Bernie Sanders meets Barack Obama at White House
Democratic contender has ‘productive and constructive meeting’ at Oval Office
Democratic presidential candidate Sen. Bernie Sanders answers questions outside the White House with his wife, Jane, after meeting with US President Barack Obama. Photograph: Win McNamee/Getty Images
Bernie Sanders, the senator running a close race with Hillary Clinton for the first Democratic presidential vote in Iowa, met Barack Obama on Wednesday and afterwards referred to the president’s victory over her in the 2008 caucus when discussing his own chances.
Speaking after his hour-long meeting with Mr Obama in the Oval Office, the self-proclaimed democratic socialist said his victory in next Monday’s Iowa Democratic caucus would depend on voter turnout.
“I am not saying that we could do what Barack Obama did in 2008 – I wish we could but I don’t think we can,” said the Vermont independent. “But if there is a large turnout, I think we can win; if not I think we are going to be struggling.”
Mr Sanders has eroded Mrs Clinton’s lead in Iowa, the closely watched contest that kicks off the 2016 presidential race, in a surprise come-from-behind campaign compared by some to Mr Obama’s in 2008.
Although the former secretary of state is the clear frontrunner in the national polls, the two are in a statistical dead heat in Iowa, while Mr Sanders has a commanding lead in New Hampshire, the second state to nominate the party’s candidate in a primary eight days later.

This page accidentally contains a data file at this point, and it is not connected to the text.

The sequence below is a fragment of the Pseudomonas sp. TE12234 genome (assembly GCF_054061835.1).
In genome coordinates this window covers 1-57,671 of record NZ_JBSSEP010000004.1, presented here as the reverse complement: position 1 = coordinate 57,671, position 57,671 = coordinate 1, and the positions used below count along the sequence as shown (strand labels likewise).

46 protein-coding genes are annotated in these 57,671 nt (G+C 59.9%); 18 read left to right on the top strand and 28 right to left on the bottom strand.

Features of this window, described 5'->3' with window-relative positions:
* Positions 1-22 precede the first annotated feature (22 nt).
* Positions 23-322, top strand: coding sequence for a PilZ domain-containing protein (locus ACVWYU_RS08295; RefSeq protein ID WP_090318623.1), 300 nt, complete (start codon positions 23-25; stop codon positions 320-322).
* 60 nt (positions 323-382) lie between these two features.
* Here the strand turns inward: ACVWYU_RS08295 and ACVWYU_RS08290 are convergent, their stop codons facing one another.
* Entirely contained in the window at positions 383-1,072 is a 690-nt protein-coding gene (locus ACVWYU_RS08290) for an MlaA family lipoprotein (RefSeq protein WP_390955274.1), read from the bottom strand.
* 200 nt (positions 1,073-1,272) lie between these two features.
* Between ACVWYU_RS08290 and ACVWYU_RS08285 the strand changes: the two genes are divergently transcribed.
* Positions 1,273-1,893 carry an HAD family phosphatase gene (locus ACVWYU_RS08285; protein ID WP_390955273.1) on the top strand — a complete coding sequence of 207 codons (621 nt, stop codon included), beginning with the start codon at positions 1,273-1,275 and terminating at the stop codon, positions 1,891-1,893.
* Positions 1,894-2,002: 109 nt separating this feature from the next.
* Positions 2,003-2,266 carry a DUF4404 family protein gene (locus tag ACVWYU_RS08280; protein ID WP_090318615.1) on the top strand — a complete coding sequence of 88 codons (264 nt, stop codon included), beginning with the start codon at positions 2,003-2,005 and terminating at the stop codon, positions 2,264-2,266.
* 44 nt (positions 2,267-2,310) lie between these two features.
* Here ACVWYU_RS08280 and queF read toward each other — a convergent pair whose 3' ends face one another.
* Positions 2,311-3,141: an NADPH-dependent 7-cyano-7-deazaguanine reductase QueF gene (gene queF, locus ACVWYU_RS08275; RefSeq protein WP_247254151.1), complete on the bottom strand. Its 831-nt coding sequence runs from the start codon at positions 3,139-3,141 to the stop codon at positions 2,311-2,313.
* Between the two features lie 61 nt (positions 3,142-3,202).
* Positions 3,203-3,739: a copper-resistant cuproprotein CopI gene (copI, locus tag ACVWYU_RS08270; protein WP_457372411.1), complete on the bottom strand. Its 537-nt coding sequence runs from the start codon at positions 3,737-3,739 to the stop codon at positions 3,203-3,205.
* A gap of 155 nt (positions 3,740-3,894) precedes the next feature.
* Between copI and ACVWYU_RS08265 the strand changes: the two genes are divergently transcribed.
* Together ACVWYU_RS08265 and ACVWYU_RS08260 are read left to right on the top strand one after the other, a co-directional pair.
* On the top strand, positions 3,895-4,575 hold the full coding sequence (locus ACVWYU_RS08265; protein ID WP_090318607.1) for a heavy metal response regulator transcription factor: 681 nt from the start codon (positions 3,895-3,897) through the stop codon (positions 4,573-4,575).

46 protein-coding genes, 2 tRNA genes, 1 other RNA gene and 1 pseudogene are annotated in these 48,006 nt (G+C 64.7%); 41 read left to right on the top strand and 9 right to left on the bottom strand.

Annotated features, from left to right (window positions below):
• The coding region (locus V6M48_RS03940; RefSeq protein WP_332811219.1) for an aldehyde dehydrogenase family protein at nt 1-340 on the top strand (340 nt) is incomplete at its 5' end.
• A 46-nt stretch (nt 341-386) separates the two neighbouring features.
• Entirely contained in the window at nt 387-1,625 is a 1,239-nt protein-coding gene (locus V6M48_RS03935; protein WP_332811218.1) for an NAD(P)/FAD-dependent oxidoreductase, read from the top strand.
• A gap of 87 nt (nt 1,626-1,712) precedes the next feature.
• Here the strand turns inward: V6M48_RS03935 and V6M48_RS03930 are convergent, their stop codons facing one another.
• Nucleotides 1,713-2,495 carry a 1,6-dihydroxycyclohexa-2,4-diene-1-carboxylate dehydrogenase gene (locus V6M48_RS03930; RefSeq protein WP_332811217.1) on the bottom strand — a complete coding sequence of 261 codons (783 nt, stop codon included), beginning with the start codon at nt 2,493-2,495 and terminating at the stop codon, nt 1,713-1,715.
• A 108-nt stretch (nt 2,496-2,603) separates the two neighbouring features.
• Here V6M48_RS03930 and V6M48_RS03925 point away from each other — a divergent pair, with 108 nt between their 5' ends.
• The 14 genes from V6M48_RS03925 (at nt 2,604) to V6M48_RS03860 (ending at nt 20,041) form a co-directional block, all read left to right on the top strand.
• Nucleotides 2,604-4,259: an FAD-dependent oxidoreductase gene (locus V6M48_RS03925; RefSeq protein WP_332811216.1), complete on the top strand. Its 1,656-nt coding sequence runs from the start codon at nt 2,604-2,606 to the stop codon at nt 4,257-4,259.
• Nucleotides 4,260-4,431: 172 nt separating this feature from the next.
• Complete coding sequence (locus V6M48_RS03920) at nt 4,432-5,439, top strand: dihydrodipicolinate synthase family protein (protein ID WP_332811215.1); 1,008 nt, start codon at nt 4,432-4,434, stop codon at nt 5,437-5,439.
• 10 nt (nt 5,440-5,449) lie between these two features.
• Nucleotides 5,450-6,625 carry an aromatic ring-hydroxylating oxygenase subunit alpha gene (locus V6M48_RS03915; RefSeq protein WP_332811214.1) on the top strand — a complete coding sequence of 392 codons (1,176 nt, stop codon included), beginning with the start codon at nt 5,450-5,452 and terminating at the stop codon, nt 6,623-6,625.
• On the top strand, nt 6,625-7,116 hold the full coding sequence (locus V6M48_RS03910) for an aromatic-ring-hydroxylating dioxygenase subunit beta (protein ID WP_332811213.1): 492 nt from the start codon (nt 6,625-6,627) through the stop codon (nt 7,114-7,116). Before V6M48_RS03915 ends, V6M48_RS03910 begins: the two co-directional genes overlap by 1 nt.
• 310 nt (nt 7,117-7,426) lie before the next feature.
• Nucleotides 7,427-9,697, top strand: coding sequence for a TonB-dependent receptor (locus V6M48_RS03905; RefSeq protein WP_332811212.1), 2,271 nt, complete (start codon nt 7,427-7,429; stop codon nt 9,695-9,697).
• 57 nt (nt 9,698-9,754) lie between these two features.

A new poll from Quinnipiac University in Connecticut gives Mr Sanders 49 per cent support in Iowa, four points ahead of Mrs Clinton.
Mr Sanders said he had a “very productive and constructive meeting” with Mr Obama and that they talked about domestic and foreign policy issues “and occasionally a little politics”.
Tipping the scale
The 74-year-old rejected the view that Mr Obama’s interview with political news agency Politico, in which he lavished praise on Mrs Clinton, was tipping the scale towards his rival. Mr Sanders said he expected the president to continue to be “fair and even-handed”. He laughed when asked by one reporter if Mr Obama gave him any advice on how to beat Mrs Clinton.
Even though Mr Obama has promised not to intervene in the Democratic primary until a nominee is picked, he clearly appeared to be leaning in favour of Mrs Clinton in his interview with Politico, describing her as “wicked smart”. “She can govern and she can start here, day one, more experienced than any non-vice-president has ever been to this office,” he said.
In his interview, Mr Obama likened Mr Sanders to a “bright, shiny object” and said he had the “luxury of being a complete long-shot and just letting loose” but rejected any comparison with his 2008 campaign.